Wrapping Up the 2014 NAB Show: Innovation with Affordability

machouse_nab2014

In case life took over and you haven’t been aggressively checking up on what’s new in the photography world every day, you probably missed quite a few big announcements this week. The NAB Show just wrapped up its run for 2014, and this past week has been an absolute roller coaster for tech media. Here’s a round-up of the show just so you can be caught up with what’s been happening.

It’s crazy to think that just last year, 1080p was the limit and that limit is now quadrupled. Maybe it was the fact that things weren’t looking so great for camera manufacturers that such big leaps were take this time around, but they worked. The 2014 NAB Show in Las Vegas had a final attendance count of over 98,000 people; the highest NAB has ever had is about 100,000.

And what did this year have to offer that garnered so much attention? I think it came down to two incredibly important factors: There was more innovation, and that innovation was presented to us with less expenses.

8900-307-DIJ-New-Phantom-2-Vision+-Sky-l

For example, what DJI’s been doing recently is groundbreaking. Before their Phantom line, the word “drone” has always been known to put customers slightly off. It just sounds like too much trouble, and too much risk for too much of a cost. And yet, here we are with their announcement of the Phantom 2 Vision+, a drone that films videos with stabilization so flawless, you’d think the cameraman had to take a helicopter ride to get his shots; instead, you get to create epic aerial shots from the ground for $1,300.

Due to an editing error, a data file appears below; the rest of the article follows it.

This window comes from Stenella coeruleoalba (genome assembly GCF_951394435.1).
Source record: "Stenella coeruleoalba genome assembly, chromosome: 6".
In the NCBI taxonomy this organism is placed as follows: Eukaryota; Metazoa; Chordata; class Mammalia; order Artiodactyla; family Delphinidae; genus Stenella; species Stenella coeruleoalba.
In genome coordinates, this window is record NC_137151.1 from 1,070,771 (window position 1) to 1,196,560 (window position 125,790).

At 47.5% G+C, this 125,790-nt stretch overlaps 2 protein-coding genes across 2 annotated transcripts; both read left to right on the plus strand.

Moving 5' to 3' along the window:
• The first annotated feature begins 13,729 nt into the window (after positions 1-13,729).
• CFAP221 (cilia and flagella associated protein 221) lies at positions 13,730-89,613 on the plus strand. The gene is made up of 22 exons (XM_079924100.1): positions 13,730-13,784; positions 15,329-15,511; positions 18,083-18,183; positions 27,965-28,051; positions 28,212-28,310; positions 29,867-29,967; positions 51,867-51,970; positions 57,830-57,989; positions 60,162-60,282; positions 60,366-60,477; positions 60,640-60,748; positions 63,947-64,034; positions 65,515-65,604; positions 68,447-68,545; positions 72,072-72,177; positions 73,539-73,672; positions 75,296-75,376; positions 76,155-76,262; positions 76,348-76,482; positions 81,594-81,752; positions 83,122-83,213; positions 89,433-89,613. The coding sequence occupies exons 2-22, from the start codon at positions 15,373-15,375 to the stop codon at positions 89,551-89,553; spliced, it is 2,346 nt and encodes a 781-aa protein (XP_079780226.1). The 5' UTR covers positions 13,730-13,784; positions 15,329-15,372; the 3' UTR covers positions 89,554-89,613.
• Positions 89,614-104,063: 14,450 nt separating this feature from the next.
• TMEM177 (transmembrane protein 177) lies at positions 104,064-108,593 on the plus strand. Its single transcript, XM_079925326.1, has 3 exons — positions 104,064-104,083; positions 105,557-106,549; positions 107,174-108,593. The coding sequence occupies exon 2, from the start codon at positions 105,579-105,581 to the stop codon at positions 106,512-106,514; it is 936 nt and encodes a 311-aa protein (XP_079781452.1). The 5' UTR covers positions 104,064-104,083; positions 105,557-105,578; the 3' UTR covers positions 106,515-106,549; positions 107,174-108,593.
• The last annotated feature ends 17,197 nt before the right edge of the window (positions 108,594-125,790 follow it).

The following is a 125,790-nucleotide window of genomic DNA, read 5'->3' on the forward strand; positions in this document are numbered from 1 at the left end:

DJI_RONIN-1

Along with the Phantom, DJI decided to step out of their comfort zone for the first time ever as well: they announced the Ronin Stabilizer, a handheld stabilizer that packs bang for your buck with its reported pricing of under $5,000. The stabilizer ships this July.

Or take the leap from 1080p to 4K, something that every major company is now setting as a standard for their products and their competition.

CX78500_wVX9111_front_top-1200-620x582

Sony kicked off the NAB show with their introduction of the 12 megapixel, full framed, 4K-capable A7s, which is arguably going to be the most popular consumer product to come out of this year’s NAB Show. Nikon needs to watch out and look after its D4s, and Canon especially needs to start preparing considering they were basically a no-show this week. Priced at £2499, the A7s is currently up for preorder in the UK.

What may not have been targeted towards consumers but more towards the industry were the many Ultra HD video cameras that were announced this year. Ranging from creatively focused to incredibly high-end, these cameras brought more to offer to studios and film companies.

MG_2008

Digital Bolex’s D16M was a great move by the company for enthusiasts of black and white photography. The 4K camera is designed specifically with a monochromatic sensor, which makes the light sensitivity a good amount stronger, an advantage that true black and white photograph holds. You can pick this one up at the company’s official store.

Blackmagic-Ursa-canon

But arguably the show stealer of this week was the Blackmagic URSA. Whether this camera is geared more towards the industry or not, its $6000 price establishes the fact that equipment is becoming more accessible and affordable.

On the software side, Adobe brought out its anticipated Lightroom Mobile for iOS devices. The catch here is you have to be subscribed to Creative Cloud in order to use it at all. While I’m not really a fan of this move, considering there’s countless apps out there that perform the same tasks just as well as Lightroom on the iPhone, this is a good incentive to subscribe to Creative Cloud either way.

This was an exciting week for photography and creativity in general. I think we’re witnessing the entire industry evolve at its fastest pace since the introduction of digital photography itself. The technology is growing and changing as it does every year; but the most important thing this year brought us is the fact that we’re getting closer and closer to being able to access that technology while making less and less sacrifices in order to do so.